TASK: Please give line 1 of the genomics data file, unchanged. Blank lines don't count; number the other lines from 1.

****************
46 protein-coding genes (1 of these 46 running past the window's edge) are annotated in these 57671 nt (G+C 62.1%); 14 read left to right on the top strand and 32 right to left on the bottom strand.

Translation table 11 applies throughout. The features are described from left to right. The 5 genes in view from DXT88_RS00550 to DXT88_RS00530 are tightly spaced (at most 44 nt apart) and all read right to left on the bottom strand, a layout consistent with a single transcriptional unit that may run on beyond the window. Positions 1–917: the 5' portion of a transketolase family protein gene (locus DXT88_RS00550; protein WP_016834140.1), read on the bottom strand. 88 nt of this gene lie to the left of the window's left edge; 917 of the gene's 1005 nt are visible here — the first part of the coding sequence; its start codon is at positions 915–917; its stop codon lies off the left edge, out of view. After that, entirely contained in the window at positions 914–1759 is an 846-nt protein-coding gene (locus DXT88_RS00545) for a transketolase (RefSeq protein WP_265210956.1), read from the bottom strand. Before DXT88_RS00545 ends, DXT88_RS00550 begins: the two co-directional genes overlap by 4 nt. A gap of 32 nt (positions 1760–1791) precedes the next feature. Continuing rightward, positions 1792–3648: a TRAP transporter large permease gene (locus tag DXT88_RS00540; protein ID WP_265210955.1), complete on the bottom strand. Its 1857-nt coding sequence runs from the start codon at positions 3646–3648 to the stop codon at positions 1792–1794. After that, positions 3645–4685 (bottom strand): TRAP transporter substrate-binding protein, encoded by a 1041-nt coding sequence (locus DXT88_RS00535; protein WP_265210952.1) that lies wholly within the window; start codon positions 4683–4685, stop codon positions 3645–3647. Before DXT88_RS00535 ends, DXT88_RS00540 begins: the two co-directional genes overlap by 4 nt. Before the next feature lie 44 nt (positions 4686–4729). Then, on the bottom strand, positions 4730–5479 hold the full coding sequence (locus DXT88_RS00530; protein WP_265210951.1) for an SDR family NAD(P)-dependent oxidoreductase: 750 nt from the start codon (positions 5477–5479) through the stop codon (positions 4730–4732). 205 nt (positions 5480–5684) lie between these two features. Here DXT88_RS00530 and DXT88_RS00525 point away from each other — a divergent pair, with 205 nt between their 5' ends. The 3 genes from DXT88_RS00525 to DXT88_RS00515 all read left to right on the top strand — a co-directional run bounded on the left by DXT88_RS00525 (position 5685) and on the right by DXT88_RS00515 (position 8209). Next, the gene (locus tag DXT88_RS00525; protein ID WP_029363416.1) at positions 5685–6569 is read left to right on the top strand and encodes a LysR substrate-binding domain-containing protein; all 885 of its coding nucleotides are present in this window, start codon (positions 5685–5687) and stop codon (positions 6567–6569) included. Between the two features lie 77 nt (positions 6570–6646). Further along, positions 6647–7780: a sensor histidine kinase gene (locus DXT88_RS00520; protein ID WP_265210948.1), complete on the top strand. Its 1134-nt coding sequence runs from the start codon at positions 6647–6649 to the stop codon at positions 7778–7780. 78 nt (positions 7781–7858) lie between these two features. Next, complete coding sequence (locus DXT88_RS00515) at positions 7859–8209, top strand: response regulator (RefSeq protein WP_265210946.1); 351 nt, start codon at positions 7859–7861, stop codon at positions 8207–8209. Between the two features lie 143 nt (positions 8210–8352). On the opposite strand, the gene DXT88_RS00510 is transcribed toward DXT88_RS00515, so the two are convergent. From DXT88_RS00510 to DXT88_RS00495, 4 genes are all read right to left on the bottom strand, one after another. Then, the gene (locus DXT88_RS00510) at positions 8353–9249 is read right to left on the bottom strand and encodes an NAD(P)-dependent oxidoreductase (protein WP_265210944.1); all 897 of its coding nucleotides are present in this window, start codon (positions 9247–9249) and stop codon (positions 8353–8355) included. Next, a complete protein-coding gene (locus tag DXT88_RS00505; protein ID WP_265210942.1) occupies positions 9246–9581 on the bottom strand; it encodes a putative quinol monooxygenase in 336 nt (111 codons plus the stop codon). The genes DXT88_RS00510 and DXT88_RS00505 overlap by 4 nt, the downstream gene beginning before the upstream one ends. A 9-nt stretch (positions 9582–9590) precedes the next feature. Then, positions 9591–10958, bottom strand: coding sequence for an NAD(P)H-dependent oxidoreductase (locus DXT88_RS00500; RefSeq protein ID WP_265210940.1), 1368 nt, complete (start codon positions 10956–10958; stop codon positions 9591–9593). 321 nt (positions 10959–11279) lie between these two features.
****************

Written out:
46 protein-coding genes (1 of these 46 running past the window's edge) are annotated in these 57671 nt (G+C 62.1%); 14 read left to right on the top strand and 32 right to left on the bottom strand.